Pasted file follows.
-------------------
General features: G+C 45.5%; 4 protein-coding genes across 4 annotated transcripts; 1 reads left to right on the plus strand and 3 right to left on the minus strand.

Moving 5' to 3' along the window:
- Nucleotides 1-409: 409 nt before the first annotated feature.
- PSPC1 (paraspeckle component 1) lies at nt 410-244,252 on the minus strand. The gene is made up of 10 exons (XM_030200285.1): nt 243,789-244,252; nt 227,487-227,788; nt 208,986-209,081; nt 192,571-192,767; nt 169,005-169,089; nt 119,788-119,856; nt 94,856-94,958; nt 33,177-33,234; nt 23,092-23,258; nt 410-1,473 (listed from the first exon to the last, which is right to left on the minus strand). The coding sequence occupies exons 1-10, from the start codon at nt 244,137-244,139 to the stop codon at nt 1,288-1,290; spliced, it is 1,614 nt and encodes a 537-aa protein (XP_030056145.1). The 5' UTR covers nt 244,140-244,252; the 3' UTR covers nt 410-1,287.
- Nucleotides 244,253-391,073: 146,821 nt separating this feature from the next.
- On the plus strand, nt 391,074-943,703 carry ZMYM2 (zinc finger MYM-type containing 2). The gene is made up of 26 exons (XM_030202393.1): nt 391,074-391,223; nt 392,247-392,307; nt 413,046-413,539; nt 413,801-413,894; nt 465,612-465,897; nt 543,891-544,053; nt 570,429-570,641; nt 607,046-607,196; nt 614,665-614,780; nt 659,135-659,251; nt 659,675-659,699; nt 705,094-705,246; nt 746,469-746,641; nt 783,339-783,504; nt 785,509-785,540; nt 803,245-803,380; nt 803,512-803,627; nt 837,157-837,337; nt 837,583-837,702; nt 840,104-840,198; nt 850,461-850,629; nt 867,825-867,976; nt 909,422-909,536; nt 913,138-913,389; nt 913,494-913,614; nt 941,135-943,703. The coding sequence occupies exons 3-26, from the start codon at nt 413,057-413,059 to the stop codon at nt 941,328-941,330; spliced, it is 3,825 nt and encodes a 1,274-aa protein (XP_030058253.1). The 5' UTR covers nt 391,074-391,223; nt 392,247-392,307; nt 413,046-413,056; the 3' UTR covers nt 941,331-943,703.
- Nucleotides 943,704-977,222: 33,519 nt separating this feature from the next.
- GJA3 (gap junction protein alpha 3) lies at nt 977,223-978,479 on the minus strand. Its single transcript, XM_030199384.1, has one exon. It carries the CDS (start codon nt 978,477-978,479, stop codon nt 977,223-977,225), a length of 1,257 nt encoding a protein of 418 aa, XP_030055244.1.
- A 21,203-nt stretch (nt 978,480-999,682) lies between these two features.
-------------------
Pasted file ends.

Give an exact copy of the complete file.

General features: G+C 45.5%; 4 protein-coding genes across 4 annotated transcripts; 1 reads left to right on the plus strand and 3 right to left on the minus strand.

Moving 5' to 3' along the window:
- Nucleotides 1-409: 409 nt before the first annotated feature.
- PSPC1 (paraspeckle component 1) lies at nt 410-244,252 on the minus strand. The gene is made up of 10 exons (XM_030200285.1): nt 243,789-244,252; nt 227,487-227,788; nt 208,986-209,081; nt 192,571-192,767; nt 169,005-169,089; nt 119,788-119,856; nt 94,856-94,958; nt 33,177-33,234; nt 23,092-23,258; nt 410-1,473 (listed from the first exon to the last, which is right to left on the minus strand). The coding sequence occupies exons 1-10, from the start codon at nt 244,137-244,139 to the stop codon at nt 1,288-1,290; spliced, it is 1,614 nt and encodes a 537-aa protein (XP_030056145.1). The 5' UTR covers nt 244,140-244,252; the 3' UTR covers nt 410-1,287.
- Nucleotides 244,253-391,073: 146,821 nt separating this feature from the next.
- On the plus strand, nt 391,074-943,703 carry ZMYM2 (zinc finger MYM-type containing 2). The gene is made up of 26 exons (XM_030202393.1): nt 391,074-391,223; nt 392,247-392,307; nt 413,046-413,539; nt 413,801-413,894; nt 465,612-465,897; nt 543,891-544,053; nt 570,429-570,641; nt 607,046-607,196; nt 614,665-614,780; nt 659,135-659,251; nt 659,675-659,699; nt 705,094-705,246; nt 746,469-746,641; nt 783,339-783,504; nt 785,509-785,540; nt 803,245-803,380; nt 803,512-803,627; nt 837,157-837,337; nt 837,583-837,702; nt 840,104-840,198; nt 850,461-850,629; nt 867,825-867,976; nt 909,422-909,536; nt 913,138-913,389; nt 913,494-913,614; nt 941,135-943,703. The coding sequence occupies exons 3-26, from the start codon at nt 413,057-413,059 to the stop codon at nt 941,328-941,330; spliced, it is 3,825 nt and encodes a 1,274-aa protein (XP_030058253.1). The 5' UTR covers nt 391,074-391,223; nt 392,247-392,307; nt 413,046-413,056; the 3' UTR covers nt 941,331-943,703.
- Nucleotides 943,704-977,222: 33,519 nt separating this feature from the next.
- GJA3 (gap junction protein alpha 3) lies at nt 977,223-978,479 on the minus strand. Its single transcript, XM_030199384.1, has one exon. It carries the CDS (start codon nt 978,477-978,479, stop codon nt 977,223-977,225), a length of 1,257 nt encoding a protein of 418 aa, XP_030055244.1.
- A 21,203-nt stretch (nt 978,480-999,682) lies between these two features.